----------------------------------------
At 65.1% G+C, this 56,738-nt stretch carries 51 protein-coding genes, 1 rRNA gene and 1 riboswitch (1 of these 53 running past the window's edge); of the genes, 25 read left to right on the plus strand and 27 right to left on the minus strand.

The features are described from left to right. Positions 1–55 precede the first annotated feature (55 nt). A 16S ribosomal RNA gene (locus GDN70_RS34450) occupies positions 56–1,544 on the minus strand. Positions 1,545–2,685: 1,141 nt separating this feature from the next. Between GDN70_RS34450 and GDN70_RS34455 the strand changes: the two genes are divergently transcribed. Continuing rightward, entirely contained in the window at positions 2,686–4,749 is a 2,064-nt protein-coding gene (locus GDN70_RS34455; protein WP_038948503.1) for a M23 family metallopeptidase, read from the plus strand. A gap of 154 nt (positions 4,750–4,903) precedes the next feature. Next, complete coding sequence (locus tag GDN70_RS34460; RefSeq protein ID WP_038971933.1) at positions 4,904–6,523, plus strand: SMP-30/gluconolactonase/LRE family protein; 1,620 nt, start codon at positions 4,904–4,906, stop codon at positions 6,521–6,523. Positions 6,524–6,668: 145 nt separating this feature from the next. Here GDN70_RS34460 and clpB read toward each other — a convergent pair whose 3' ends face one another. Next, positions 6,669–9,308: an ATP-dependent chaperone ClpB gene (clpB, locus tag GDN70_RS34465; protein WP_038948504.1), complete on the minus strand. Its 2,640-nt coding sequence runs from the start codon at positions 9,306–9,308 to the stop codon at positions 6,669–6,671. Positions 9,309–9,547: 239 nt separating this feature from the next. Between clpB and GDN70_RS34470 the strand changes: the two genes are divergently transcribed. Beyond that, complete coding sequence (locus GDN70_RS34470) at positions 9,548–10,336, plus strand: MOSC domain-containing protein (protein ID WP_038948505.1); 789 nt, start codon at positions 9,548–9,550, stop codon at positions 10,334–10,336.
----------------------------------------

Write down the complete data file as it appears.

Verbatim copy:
At 65.1% G+C, this 56,738-nt stretch carries 51 protein-coding genes, 1 rRNA gene and 1 riboswitch (1 of these 53 running past the window's edge); of the genes, 25 read left to right on the plus strand and 27 right to left on the minus strand.

The features are described from left to right. Positions 1–55 precede the first annotated feature (55 nt). A 16S ribosomal RNA gene (locus GDN70_RS34450) occupies positions 56–1,544 on the minus strand. Positions 1,545–2,685: 1,141 nt separating this feature from the next. Between GDN70_RS34450 and GDN70_RS34455 the strand changes: the two genes are divergently transcribed. Continuing rightward, entirely contained in the window at positions 2,686–4,749 is a 2,064-nt protein-coding gene (locus GDN70_RS34455; protein WP_038948503.1) for a M23 family metallopeptidase, read from the plus strand. A gap of 154 nt (positions 4,750–4,903) precedes the next feature. Next, complete coding sequence (locus tag GDN70_RS34460; RefSeq protein ID WP_038971933.1) at positions 4,904–6,523, plus strand: SMP-30/gluconolactonase/LRE family protein; 1,620 nt, start codon at positions 4,904–4,906, stop codon at positions 6,521–6,523. Positions 6,524–6,668: 145 nt separating this feature from the next. Here GDN70_RS34460 and clpB read toward each other — a convergent pair whose 3' ends face one another. Next, positions 6,669–9,308: an ATP-dependent chaperone ClpB gene (clpB, locus tag GDN70_RS34465; protein WP_038948504.1), complete on the minus strand. Its 2,640-nt coding sequence runs from the start codon at positions 9,306–9,308 to the stop codon at positions 6,669–6,671. Positions 9,309–9,547: 239 nt separating this feature from the next. Between clpB and GDN70_RS34470 the strand changes: the two genes are divergently transcribed. Beyond that, complete coding sequence (locus GDN70_RS34470) at positions 9,548–10,336, plus strand: MOSC domain-containing protein (protein ID WP_038948505.1); 789 nt, start codon at positions 9,548–9,550, stop codon at positions 10,334–10,336.